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  3. I taught the little girl I baby sit to read with Dick and Jane too! First we did letter flashcards, then moved onto the books. She is three and can read! Not super well, and a lot of it is sight words, although she can do the phonics if she tries. Her first word was Dick, which I made sure I explained to her mom LOL.

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    1. How fun to be involved in a little life like that! Thanks for sharing your experience :)

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  4. What a wonderful compilation of ideas, quotes and resources. Thanks so much for sharing this, I'm sure it will help many moms. I'll pass this post on. ~ Abby

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  5. Way to go! It is so important to gently incorporateboth phocs AND sight words AS NEEDED. Btw, we used "Hop on Pop", because we adore Dr. Suess! The rhyme provides little clues and the zaniness is so entertaining .

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    1. I agree, "As needed" is important because each child learns differently… We can throw a lot of curriculum at a child who may have gotten it at the first hint… Thanks for sharing here today Candi May :)

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  6. I appreciate this post very much! We are in the "learning to read" phase right now in our homeschool! :) Visiting from Teach Me Tuesdays! ~Jenn @ Teaching2Stinkers.Blogspot.com

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  7. My son is just learning, and I am enjoying the stories all over again from my childhood. It's like visiting old friends, and realizing I missed them, especially Puff!

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    1. How fun! Glad to hear others appreciate the older stories too!

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  8. How funny that she was reading in the shower! I tried in the bathroom as a kid, but never in the shower! :) Thank you for a great post! I know so many moms who invest hundreds in curriculum when most of what you need, you can get from the library!

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    1. Yes, it was funny, but AFTER the fact :) Also, I agree, the library is a huge resource!!! It could be your entire curriculum!

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  9. Oh yes, this post is an example of what I call true homeschooling, and I, too, found that sometimes it works better than conventional ways. One thing we did that had amazing results was when our youngest was in high school; we set aside language and grammar replacing them with an older college typing manual. Our daughter learned typing and sharped her grammatical and punctuation skills at the same time in a lot less time than it would have taken if taught separately. Our homeschool umbrella school gave much more difficult tests than did the public schools, and she scored college level in English after the switch. I love homeschooling. ;)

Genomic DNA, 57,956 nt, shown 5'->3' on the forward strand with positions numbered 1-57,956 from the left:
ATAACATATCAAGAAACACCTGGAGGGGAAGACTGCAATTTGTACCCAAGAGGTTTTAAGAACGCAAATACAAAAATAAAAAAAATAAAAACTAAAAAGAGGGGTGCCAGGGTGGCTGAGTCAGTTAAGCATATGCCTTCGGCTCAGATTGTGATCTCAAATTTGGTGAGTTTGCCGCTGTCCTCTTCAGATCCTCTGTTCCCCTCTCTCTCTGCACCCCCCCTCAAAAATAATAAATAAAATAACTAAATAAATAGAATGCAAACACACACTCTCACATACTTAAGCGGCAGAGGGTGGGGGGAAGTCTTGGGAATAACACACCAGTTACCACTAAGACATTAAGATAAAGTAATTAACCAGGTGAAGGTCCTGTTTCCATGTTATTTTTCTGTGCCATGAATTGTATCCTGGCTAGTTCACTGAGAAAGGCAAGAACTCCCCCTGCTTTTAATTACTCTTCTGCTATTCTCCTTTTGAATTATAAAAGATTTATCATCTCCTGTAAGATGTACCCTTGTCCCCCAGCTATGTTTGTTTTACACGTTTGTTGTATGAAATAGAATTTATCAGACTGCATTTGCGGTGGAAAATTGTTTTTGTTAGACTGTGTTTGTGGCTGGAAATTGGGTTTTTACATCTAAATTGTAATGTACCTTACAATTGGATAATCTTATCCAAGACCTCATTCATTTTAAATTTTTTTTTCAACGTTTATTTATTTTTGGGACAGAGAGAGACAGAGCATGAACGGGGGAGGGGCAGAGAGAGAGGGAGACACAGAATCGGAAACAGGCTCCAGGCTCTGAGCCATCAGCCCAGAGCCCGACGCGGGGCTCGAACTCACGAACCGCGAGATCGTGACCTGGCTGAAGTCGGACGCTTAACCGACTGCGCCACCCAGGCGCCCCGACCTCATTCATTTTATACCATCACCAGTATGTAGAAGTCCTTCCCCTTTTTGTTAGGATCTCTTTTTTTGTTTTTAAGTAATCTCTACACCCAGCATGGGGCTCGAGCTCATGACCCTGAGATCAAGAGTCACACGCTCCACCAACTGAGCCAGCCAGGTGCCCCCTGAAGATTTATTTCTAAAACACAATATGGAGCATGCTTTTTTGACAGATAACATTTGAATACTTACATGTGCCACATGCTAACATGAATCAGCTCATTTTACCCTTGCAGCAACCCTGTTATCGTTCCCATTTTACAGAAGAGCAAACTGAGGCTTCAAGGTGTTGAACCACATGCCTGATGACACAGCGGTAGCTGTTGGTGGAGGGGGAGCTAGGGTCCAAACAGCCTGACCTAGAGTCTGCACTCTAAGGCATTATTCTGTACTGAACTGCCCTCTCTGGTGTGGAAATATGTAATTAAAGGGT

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    1. I didn't know you homeschooled! :) Thanks for sharing this idea as this is the kind of "curriculum" that works well for us too! Just another wonderful form of copywork coming to the rescue!

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  10. sharped = sharpened
    Just goes to show that even those who can't spell or type worth a hoot can still homeschool successfully. ;)

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    1. I knew what you meant ;) I would say that homeschooling is definitely a "grace" filled role! We are able to do it in spite of ourselves :)

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  11. I love this! You have made it simple and stress free :) Off to do a little shopping!

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  12. Thank you so much for this post! I am about to begin homeschooling and have had the exact same thoughts as you about some of the curriculums and teaching my first child to read! It is overwhelming and so hard to know what to do because I don't want to screw this up!! We began reading Dick and Jane on a whim about 4 days ago and my son is so proud to be reading already! He has picked it up so quickly and doing well with quite a few chapters of our book! I was about to sign us up for some fancy online academy but really haven't been at peace about it until now. Your post gives me hope that it really can be done simply and that I might just be able to do this on my own after all and save a bunch of money too! Thank you so much! Many blessings!

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    1. I am glad some of these ideas helped. I think the key is that we mothers practice patience as it will come. I noticed that if you first foster a love for books, your child will be just as eager to learn! :) The early eras had no fancy curriculums and think of the great speeches left behind by Abraham Lincoln, a man with limited formal education! They were just avid readers. Have a lovely week and enjoy these fun times!